12
July
2012

Interaction During Post Processing

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An example of a simple user interface for a Fanuc style post processor.

Sometimes it is desired to force the user to make specific decisions every time toolpath is post processed. This could be to make sure that the control operates in the correct mode appropriate for the given toolpath. The HSMWorks post processor has built-in functions to allow simple interaction like asking simple questions in sequential order. However, if many questions/settings must be considered then a conventional user interface approach is preferred.

The post processor doesn't directly support customization of user interfaces. However, it does allow third-party applications to be run which would then in turn can present the user interface and return the settings to the post processor. It is fully up to the post developer to choose his preferred development platform to fit the requirements (commonly known platforms would be C++/MFC, C#, Java, and Python).

However, there is an good alternative to the above platforms called HTML applications (HTA) supported through Internet Explorer. An HTA style application is almost identical to a normal HTML web page with minor changes in the accessible API. The user interface possible for HTA is the same as for normal web pages ensuring a great flexibility in user interface design and dynamic content. When relevant we recommend that you develop user interfaces in HTA and use JScript (similar to JaveScript) for consistency with the post processor. An HTA application is just a normal HTML file with a special HTA tag and which uses the extension "hta". You can use the "interactive.hta" file as a template for your own post customization. Furthermore, you can find all the information required for developing user interfaces based on HTML on the Internet.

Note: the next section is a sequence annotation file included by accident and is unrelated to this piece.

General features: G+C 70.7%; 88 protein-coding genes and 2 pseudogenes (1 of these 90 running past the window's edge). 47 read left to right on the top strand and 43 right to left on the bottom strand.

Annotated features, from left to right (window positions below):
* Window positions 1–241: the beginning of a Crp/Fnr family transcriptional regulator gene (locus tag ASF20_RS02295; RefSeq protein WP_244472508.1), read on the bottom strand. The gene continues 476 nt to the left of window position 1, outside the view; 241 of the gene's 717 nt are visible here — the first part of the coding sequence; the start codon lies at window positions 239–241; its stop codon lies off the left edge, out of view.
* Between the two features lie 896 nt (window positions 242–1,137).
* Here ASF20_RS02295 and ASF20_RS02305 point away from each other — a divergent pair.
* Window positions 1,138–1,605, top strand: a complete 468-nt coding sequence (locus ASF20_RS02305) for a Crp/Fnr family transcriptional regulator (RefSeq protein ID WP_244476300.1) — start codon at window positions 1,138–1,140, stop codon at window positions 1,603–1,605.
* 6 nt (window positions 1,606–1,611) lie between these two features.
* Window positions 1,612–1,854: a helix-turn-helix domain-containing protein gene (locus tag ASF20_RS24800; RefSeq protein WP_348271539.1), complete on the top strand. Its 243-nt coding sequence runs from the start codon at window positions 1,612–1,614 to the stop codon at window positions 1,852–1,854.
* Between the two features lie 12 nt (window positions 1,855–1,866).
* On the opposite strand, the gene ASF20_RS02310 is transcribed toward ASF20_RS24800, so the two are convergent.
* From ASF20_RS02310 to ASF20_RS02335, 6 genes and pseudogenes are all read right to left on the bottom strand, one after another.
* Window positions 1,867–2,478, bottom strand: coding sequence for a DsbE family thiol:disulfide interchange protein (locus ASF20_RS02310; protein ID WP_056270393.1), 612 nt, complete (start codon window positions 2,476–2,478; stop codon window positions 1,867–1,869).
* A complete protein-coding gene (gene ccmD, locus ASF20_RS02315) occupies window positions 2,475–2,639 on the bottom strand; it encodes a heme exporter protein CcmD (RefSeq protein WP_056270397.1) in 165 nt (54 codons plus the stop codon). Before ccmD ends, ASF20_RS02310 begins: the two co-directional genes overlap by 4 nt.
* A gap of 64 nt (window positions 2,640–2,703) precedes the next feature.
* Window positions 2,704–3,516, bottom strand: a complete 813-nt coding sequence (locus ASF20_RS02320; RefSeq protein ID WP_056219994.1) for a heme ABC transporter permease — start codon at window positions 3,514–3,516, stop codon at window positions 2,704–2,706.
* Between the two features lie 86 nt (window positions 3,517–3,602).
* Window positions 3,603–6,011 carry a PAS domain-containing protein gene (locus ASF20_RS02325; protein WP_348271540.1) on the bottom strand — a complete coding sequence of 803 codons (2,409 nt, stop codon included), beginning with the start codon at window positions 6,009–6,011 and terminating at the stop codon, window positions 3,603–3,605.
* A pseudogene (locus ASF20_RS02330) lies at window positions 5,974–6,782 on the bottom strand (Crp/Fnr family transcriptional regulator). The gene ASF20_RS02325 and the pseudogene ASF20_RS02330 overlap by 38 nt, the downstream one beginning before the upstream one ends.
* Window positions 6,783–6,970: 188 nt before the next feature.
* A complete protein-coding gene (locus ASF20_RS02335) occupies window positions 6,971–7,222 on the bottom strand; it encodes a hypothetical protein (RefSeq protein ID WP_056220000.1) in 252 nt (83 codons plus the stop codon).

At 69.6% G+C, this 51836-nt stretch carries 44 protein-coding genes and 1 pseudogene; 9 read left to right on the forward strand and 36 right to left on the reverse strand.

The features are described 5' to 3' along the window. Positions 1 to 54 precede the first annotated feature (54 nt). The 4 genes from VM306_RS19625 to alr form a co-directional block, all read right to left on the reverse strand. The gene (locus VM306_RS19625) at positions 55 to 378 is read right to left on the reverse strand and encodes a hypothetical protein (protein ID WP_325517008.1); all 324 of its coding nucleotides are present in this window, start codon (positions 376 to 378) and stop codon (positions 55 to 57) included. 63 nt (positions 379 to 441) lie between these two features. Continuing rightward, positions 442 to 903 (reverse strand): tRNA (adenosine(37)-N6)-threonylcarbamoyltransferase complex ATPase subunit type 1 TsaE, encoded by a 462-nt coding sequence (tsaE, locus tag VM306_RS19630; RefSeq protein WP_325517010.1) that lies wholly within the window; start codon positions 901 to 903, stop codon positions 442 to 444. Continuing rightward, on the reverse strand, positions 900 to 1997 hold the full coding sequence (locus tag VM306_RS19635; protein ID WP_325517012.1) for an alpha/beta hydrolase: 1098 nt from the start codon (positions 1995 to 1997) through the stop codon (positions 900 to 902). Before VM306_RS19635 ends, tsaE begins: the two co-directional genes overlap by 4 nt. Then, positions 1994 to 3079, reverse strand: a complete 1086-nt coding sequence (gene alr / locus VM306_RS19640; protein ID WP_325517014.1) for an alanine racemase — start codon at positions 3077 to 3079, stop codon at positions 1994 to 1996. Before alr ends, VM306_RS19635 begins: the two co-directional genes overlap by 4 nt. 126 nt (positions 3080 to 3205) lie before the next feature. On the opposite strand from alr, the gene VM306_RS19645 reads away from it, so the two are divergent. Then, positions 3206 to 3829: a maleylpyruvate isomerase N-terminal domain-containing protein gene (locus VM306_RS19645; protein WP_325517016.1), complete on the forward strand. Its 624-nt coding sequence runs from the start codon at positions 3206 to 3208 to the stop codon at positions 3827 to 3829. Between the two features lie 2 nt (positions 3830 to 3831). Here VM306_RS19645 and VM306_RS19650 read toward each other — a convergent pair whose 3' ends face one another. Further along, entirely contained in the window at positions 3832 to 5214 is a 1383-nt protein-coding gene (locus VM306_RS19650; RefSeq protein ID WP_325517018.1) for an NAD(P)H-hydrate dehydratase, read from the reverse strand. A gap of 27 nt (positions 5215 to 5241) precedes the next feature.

The new interactive.cps (Interactive Fanuc) post included with the HSMWorks installation demonstrates how the start an HTA application and read back the settings from the user interface using some simple file I/O.

The example shows how you can use the common controls like text boxes, radio buttons, check boxes, drop-down controls, and buttons. Note that the error shown in red in the above picture is dynamically shown when the user clicks the "Accept" button since the tolerance was set to an invalid value.

Since the post processor runs in the background any executed application during posting will not block the main HSMWorks user interface. The user can see in the task manager that the post is in fact waiting for an application to complete. In this particular example; that is until the user clicks either "Cancel" or "Accept". You can always abort the post processing immediately from the HSMWorks task manager in case the third-party application should get stuck.

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Post processor waiting for application to complete.

All in all the HTA approach will simplify user interface customization and allow you to easily maintain it just like the remaining post customization. In most cases a single HTA text file will be sufficientfor your user interface requirements.

  • Tags: HSMWorks Customization, Post Processing

Categories: HSM Tips and Tricks

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